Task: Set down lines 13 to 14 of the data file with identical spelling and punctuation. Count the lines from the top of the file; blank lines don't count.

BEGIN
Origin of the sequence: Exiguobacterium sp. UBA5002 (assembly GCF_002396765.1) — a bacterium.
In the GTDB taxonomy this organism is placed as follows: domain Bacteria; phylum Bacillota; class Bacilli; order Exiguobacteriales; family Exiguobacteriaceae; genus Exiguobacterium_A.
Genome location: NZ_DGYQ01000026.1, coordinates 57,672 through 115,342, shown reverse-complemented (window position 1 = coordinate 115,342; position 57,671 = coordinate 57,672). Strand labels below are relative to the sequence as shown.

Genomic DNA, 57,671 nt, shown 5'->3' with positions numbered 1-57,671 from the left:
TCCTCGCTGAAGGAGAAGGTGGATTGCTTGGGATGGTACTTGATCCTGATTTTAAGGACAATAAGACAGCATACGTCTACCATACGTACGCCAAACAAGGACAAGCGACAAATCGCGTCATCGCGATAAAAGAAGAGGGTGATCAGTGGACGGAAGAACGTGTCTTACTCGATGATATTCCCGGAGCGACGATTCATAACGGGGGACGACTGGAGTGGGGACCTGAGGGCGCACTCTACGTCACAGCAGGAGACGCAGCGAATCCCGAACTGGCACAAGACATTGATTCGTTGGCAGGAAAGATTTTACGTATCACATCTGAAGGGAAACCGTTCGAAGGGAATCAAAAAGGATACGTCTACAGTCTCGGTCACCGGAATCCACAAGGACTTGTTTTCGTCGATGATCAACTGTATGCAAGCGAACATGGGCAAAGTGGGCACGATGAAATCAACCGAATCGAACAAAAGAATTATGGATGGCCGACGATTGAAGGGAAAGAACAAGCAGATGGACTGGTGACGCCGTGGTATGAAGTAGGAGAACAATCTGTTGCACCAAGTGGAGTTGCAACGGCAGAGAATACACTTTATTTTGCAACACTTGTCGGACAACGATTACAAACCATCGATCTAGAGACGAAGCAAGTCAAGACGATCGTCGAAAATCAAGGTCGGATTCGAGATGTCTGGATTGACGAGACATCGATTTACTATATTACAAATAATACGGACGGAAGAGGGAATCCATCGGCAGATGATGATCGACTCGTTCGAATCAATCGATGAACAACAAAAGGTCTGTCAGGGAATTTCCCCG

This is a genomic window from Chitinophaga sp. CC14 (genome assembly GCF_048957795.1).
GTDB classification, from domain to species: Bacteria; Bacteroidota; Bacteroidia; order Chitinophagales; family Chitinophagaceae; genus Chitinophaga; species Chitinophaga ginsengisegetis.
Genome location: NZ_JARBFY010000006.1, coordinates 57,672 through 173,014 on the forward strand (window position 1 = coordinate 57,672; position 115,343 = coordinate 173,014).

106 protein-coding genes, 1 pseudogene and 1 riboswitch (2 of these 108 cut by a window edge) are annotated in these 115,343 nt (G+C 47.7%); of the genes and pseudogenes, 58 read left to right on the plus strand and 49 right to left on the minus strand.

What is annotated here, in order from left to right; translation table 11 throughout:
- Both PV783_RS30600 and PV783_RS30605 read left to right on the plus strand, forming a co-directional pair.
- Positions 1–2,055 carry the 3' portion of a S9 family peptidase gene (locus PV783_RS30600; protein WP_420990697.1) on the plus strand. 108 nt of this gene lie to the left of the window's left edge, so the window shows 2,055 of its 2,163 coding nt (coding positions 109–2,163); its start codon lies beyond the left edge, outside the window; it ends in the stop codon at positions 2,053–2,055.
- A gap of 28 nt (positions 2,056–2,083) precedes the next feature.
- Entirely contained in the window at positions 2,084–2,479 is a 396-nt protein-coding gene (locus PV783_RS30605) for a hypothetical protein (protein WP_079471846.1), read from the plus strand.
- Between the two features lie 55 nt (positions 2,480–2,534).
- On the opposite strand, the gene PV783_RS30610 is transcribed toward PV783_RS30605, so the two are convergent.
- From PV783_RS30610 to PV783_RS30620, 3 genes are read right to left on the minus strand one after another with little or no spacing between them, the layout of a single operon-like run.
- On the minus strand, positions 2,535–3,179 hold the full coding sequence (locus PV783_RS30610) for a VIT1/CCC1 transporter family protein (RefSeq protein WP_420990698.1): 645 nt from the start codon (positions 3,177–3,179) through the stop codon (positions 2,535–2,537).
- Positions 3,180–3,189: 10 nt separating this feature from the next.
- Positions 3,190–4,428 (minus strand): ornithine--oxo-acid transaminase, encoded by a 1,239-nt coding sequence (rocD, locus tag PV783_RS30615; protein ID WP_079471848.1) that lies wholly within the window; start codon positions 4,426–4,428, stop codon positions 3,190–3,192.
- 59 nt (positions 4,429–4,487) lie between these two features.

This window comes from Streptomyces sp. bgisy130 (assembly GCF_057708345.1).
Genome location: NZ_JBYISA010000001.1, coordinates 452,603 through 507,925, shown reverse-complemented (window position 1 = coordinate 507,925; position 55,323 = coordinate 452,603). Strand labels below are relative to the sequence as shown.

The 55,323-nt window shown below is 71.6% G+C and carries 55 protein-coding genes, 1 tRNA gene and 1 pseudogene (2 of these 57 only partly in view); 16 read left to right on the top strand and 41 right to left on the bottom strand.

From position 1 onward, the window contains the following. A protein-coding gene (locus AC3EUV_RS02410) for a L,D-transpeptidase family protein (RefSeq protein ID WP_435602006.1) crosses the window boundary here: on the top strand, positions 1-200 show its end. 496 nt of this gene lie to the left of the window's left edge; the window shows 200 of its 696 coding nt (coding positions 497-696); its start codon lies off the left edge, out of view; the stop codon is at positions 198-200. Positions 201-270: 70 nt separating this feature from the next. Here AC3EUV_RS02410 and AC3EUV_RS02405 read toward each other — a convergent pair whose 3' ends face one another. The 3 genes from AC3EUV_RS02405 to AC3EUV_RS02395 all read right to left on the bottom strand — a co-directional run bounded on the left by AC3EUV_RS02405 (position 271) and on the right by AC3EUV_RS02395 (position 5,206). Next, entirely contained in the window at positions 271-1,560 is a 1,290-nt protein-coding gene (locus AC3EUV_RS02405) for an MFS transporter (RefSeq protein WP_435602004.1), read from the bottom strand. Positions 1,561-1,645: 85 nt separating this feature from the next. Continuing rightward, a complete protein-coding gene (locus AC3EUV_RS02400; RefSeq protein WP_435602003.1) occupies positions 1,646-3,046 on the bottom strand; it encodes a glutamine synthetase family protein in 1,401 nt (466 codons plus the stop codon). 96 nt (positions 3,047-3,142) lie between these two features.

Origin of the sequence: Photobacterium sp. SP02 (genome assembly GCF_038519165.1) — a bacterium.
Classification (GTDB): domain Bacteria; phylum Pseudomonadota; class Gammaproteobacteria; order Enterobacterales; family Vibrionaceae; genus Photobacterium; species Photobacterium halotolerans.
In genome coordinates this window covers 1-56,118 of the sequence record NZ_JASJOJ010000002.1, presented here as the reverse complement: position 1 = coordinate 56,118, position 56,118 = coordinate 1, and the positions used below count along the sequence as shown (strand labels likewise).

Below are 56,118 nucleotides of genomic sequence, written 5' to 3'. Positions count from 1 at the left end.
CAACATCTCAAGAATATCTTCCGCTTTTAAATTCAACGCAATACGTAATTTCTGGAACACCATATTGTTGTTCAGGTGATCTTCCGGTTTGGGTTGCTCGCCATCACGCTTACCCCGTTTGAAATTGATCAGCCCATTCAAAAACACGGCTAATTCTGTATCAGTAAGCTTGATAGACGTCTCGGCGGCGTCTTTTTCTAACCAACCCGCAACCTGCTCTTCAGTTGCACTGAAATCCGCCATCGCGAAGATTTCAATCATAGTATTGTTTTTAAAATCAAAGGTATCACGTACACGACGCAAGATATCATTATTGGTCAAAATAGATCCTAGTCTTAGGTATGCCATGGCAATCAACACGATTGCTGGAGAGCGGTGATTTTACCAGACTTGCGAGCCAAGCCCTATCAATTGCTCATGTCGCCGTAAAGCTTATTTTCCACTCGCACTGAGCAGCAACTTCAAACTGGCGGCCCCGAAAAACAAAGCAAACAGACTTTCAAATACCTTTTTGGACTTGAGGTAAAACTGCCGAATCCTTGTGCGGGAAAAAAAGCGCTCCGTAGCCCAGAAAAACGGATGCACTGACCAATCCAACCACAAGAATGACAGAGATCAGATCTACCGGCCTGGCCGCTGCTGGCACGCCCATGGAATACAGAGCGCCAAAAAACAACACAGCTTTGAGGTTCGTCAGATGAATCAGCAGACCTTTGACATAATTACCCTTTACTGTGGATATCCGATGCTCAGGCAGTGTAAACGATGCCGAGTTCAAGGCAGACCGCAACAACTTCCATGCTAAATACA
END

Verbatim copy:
- A gap of 28 nt (positions 2,056–2,083) precedes the next feature.
- Entirely contained in the window at positions 2,084–2,479 is a 396-nt protein-coding gene (locus PV783_RS30605) for a hypothetical protein (protein WP_079471846.1), read from the plus strand.